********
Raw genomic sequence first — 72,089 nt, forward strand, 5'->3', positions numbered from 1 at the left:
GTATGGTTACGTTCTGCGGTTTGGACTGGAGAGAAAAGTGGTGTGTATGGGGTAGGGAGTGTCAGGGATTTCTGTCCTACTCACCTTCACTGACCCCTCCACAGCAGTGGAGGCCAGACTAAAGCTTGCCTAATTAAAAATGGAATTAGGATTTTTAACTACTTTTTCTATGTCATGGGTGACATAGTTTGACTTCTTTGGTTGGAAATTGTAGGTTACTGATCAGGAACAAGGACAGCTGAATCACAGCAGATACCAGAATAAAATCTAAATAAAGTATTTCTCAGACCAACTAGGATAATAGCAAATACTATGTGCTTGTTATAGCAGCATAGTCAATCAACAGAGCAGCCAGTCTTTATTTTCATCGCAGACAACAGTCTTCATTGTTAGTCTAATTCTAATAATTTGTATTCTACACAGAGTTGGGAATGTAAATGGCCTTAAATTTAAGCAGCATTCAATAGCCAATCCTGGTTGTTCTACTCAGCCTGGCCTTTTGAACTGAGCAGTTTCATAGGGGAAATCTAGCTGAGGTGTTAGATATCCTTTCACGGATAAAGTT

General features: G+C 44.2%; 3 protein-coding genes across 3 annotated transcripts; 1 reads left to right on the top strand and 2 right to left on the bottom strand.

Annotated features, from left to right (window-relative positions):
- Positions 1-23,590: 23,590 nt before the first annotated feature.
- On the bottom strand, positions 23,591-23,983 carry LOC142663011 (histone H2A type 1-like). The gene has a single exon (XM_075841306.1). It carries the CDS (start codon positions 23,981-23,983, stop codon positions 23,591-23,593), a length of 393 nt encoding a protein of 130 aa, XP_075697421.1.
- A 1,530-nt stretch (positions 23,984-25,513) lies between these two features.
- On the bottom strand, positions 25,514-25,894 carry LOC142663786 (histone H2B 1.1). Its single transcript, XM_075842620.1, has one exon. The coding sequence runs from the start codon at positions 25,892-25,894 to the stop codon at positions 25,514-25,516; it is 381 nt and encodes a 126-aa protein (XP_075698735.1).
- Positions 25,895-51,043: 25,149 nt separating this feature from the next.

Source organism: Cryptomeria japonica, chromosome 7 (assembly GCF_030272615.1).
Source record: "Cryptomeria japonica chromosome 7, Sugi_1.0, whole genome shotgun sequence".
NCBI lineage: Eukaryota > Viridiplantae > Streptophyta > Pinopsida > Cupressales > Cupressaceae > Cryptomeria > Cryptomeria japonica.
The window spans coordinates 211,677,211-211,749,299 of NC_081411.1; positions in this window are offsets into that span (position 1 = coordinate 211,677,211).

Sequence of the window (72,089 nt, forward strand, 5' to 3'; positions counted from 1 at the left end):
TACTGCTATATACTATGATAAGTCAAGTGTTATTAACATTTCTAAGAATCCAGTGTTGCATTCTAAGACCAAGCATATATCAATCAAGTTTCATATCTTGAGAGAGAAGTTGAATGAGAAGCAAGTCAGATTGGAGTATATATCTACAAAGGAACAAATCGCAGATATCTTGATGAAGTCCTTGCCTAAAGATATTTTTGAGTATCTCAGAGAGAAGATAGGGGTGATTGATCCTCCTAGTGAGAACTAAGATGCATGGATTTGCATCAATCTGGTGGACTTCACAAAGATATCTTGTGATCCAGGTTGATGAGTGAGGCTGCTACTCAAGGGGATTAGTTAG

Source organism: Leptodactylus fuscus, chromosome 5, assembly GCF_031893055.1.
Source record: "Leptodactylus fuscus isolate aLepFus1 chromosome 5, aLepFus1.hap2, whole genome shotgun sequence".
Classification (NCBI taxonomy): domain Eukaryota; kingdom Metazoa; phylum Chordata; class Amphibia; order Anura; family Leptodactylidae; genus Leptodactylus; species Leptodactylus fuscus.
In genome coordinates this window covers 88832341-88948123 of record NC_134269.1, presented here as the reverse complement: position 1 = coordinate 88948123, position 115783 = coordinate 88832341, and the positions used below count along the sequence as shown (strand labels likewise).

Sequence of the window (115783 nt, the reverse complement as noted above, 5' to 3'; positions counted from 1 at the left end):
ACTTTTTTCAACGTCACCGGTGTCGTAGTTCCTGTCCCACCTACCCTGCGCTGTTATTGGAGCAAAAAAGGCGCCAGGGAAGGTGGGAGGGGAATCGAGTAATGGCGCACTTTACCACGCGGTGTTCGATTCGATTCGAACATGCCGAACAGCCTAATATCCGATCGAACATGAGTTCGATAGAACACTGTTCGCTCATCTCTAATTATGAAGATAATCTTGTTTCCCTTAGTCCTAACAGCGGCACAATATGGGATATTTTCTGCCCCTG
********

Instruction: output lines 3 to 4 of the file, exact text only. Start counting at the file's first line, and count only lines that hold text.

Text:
General features: G+C 44.2%; 3 protein-coding genes across 3 annotated transcripts; 1 reads left to right on the top strand and 2 right to left on the bottom strand.

Annotated features, from left to right (window-relative positions):